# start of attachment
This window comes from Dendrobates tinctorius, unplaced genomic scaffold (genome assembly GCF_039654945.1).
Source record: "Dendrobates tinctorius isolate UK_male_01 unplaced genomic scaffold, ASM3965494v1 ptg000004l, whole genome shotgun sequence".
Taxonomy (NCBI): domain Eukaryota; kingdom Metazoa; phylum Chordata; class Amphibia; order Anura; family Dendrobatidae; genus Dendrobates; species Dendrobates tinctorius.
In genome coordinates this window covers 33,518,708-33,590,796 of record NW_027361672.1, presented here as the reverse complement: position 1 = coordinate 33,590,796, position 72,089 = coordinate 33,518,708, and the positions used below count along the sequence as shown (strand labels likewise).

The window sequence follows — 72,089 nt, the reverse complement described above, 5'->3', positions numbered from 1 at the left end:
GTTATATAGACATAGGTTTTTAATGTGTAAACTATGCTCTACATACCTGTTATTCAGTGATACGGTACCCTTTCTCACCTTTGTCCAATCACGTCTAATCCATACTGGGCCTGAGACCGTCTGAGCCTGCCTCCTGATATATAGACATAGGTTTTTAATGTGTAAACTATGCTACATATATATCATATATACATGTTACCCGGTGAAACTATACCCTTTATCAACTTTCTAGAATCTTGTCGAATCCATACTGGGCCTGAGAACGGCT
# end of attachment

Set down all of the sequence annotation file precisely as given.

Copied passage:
This window comes from Dendrobates tinctorius, unplaced genomic scaffold (genome assembly GCF_039654945.1).
Source record: "Dendrobates tinctorius isolate UK_male_01 unplaced genomic scaffold, ASM3965494v1 ptg000004l, whole genome shotgun sequence".
Taxonomy (NCBI): domain Eukaryota; kingdom Metazoa; phylum Chordata; class Amphibia; order Anura; family Dendrobatidae; genus Dendrobates; species Dendrobates tinctorius.
In genome coordinates this window covers 33,518,708-33,590,796 of record NW_027361672.1, presented here as the reverse complement: position 1 = coordinate 33,590,796, position 72,089 = coordinate 33,518,708, and the positions used below count along the sequence as shown (strand labels likewise).

The window sequence follows — 72,089 nt, the reverse complement described above, 5'->3', positions numbered from 1 at the left end:
GTTATATAGACATAGGTTTTTAATGTGTAAACTATGCTCTACATACCTGTTATTCAGTGATACGGTACCCTTTCTCACCTTTGTCCAATCACGTCTAATCCATACTGGGCCTGAGACCGTCTGAGCCTGCCTCCTGATATATAGACATAGGTTTTTAATGTGTAAACTATGCTACATATATATCATATATACATGTTACCCGGTGAAACTATACCCTTTATCAACTTTCTAGAATCTTGTCGAATCCATACTGGGCCTGAGAACGGCT